The stocks kids love to buy

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The stocks kids love to buy

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The number of young stock owners has been growing in recent years, especially those in the upper class.

Of the 1,895 companies listed on the market, Korea Aerospace Industries was the favorite among investors younger than 18.

The minors owned 4.9 trillion won ($4.37 billion) worth of stocks on the Korean market, according to a report by Minjoo lawmaker Min Byung-doo. That’s 180 million shares, according to the data from the Korea Securities Depository, KEB Hana Bank and KB Kookmin Bank.

Of the 4.9 trillion won worth of shares owned by children, 2.02 trillion won worth, or 41 percent, were invested in Korea Aerospace Industries (KAI). Hanmi Science, the holding company of the pharmaceutical developer Hanmi Pharmaceutical, was second most popular among young investors with 546.4 billion won worth of shares owned by minors. They owned 345.9 billion won worth of LB Semicon, a semiconductor developer. Young investors also are part owners of large caps, including Samsung Electronics, GS and Shinhan Financial Group.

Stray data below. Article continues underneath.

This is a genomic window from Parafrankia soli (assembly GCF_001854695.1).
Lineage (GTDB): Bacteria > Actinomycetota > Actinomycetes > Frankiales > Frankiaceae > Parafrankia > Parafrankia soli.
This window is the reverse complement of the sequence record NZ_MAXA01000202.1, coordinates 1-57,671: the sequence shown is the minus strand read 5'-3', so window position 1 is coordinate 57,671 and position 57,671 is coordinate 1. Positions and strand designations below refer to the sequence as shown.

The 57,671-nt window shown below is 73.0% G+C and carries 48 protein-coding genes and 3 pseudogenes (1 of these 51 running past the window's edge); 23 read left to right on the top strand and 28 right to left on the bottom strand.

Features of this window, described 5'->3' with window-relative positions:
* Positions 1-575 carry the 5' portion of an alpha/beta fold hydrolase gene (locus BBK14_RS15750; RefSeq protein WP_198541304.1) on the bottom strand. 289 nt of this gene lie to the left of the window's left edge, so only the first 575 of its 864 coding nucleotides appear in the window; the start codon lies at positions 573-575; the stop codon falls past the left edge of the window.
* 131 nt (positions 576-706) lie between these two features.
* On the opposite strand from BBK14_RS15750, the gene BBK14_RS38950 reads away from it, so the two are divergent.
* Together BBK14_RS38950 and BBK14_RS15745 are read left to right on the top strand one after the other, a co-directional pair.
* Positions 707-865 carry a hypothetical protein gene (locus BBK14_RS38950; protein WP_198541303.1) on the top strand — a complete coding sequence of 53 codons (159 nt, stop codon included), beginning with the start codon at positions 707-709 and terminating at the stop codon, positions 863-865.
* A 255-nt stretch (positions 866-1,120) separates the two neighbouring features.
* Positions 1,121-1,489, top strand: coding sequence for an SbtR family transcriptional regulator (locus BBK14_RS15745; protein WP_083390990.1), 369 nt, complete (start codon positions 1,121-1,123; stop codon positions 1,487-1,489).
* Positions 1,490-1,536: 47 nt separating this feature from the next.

Min’s report showed that the younger the investors were the more stocks they owned.

Children seven or younger held 57.1 percent of the 4.9 trillion won in stocks or investments worth 2.8 trillion won. The stocks that they owned amounted to 80 million shares, or double the amount owned by children eight to 13. In fact, 99 percent of the KAI stocks owned by minors were in the names of children seven or younger.

Children ages eight to 13 owned only 1.4 billion in stock and those ages 14 to 18 owned 2.6 million won worth of shares.

Under the law, minors are permitted to buy stocks with their parents’ permission. Additionally, they are exempt from inheritance taxes up to 15 million won for 10 years, a policy that has drawn critics who say minors’ investments are only increasing their parents’ net worth.

Huh Seok-hong, 16, who is the eldest son of GS Energy Vice President Huh Yong-soo, is the richest by stock holdings among minors. In May, Huh increased his stock ownership when he acquired 30,000 shares of GS that was owned by his grandfather Huh Wan-koo, chairman of Seungsan. As a result, the teenager’s stock has increased from 805,341 shares to 835,341 shares, which have a value of 42 billion won. The recent acquisition was his second in two years.

Min said that these stocks owned by minors affect many young Koreans who will be discouraged from having dreams of moving up the social ladder.

“There is a need of educating rich young children in actively involving in social contributions such as acting out noblesse oblige along with [stock] inheritance,” said Min. “Additionally the financial authorities should closely monitor whether there have been any illegal practices in the process of minors with no income buying stocks.”


BY LEE HO-JEONG [lee.hojeong@joongang.co.kr]

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